A Foreigner’s Guide to Being a Landlord in Thailand (Leasing Property)
Thailand ranks third in the overall Asian rental income table, lower than Indonesia and the Philippines, with an average total return of 6.35%. However, the low rental yield of new development projects pushes Thai landlords to invest in Thai properties from resale homes.
What a Good Landlord needs to know When Leasing a Property in Thailand
Tip #1: Maximising Rental Yield
The strategy of maximising rental yields depends on the location of the Thai property. A combined strategy involving short-term holidays allows for satisfactory results during peak season and mid-term breaks, although short-term rents involve increased administrative costs. If you choose a combination strategy for short-term holidays, the key points to consider include:
Allowing a combination of short-term holiday strategies, except in the peak season and mid-term, to achieve satisfactory returns at a lower rental yield during the rest of the year;
The landlord should consider the increase in administrative costs involved in short-term leasing, such as the balance between leasing and advertising costs;
If you purchased a Thai property in the case of a mortgage, you need to set the interest rate at a level that can be repaid on time;
Maintaining a high standard and making more facilities available will make your Thai property attract more customers, hence, making your rental business last in Thailand’s competitive leasing industry;
You can obtain stable housing rental income by targeting Thailand’s international labour market. This will allow you to avoid fluctuations in income due to the unfavourable exchange rate, among others;
Check out other developments in your chosen area to understand the average rent and facilities and overall condition. After that, plan for an average monthly rent for your Thai property;
If you plan to enter the residential and retiree rental market, your best choice is to focus on long-term foreigner residents situated in popular areas;
To have a nine-month annual occupancy rate, you should ensure that your income covers all costs (if applicable, including collateral) and provides a reasonable profit forecast for your Thai property investment.
Tip #2: Choose a Rental Agent
Due to the steady growth in demand for leased properties in Thailand, the country’s main destinations offer a large number of experienced leasing institutions. Bangkok is the centre of rental properties and currently has a high demand for luxury rentals, such as high-end apartments on Sukhumvit Road. The key points to consider when choosing a rental agent include:
The best place to find a leasing institution to be rented by a foreigner is in a foreign residential area or downtown;
Comprehensive agency services, such as fluency in the English language, legal advice, well-constructed websites and offline marketing programs, and an extensive client list, all help maximise your Thai property leasing potential;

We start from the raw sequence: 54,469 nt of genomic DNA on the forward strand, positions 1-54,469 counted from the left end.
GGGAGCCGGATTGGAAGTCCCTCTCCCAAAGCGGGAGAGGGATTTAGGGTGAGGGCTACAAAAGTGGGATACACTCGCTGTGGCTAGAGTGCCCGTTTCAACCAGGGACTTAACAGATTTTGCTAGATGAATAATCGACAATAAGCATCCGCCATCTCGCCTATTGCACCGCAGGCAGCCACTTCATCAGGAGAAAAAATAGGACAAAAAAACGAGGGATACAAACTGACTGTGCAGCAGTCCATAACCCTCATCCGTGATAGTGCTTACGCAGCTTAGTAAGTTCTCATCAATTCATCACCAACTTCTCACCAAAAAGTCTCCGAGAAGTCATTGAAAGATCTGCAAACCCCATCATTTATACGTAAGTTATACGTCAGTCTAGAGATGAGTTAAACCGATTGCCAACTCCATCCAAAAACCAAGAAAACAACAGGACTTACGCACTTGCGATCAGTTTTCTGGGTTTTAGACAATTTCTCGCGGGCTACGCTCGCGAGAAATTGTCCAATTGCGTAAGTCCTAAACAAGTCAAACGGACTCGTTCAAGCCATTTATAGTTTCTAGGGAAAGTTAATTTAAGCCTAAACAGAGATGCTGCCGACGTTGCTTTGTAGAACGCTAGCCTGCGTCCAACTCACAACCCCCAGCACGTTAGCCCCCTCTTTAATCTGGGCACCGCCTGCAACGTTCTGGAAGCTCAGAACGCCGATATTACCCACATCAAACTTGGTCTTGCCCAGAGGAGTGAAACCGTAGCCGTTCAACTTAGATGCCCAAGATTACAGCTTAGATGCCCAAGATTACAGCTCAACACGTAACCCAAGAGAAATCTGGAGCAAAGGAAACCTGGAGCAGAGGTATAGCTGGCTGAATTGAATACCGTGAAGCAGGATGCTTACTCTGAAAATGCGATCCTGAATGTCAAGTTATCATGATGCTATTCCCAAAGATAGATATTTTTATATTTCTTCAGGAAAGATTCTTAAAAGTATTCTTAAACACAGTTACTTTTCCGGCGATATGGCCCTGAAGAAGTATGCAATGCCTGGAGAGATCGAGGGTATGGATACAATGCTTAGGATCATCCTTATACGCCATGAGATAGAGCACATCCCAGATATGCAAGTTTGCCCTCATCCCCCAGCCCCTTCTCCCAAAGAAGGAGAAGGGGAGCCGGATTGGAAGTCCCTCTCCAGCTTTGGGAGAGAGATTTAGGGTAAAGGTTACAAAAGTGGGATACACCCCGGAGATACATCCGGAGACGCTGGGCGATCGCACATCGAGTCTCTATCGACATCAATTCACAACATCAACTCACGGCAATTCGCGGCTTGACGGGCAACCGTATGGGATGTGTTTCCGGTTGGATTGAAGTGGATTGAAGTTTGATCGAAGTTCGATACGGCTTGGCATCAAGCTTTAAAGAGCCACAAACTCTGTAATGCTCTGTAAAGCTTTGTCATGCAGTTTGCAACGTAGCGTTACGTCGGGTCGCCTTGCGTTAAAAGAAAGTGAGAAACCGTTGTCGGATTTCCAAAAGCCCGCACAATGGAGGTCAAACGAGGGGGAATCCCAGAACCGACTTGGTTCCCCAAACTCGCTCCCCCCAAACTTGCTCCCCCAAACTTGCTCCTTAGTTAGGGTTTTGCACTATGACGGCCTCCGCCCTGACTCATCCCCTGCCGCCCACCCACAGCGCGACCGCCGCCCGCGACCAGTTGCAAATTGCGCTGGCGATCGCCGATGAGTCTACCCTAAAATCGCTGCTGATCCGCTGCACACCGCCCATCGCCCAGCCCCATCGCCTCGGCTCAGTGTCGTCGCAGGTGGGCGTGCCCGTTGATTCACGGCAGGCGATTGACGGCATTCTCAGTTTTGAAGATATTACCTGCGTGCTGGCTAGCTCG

The ideal leasing management company will provide all services from the beginning to the end of each lease, including drafting lease contracts, the regular checking and recording property status, arranging repairs, maintenance and rental collections, tenant review and liaison, and providing monthly reports.
Maximising returns while minimising risk will be a priority for truly reliable Thai leasing agents.
Tip #3: Signing a Thai Property Lease Contract
The rental management company prepares the lease, which includes your own terms, once your rental management company finds the right tenant for your Thai property. The registration procedures for your tenants are as follows:
The lease is signed by yourself or your agent and tenant;
Your tenant pays the deposit specified in the lease and the rent for the first month;
Unless the rent includes all utilities and services, your tenant will need to sign a telephone, internet, and TV contract with the local service provider. Your Thai property leasing management company may advise tenants on the best price.
As stated in the Thai Property leasing contract, tenants must keep your Thai property in good condition. Your chosen leasing management company may periodically check its condition as part of its monthly report.
Tip #4: Termination of the Lease
Your Thai property management company will be responsible for the termination of the lease process, including the following:
The deposit will be refunded in full if 1) the lease has been fully operational, 2) tenant has notified the termination agreement 60 days in advance, and 3) the property is in good condition.
If the tenant does not notify 60 days in advance, the deposit is usually forfeited;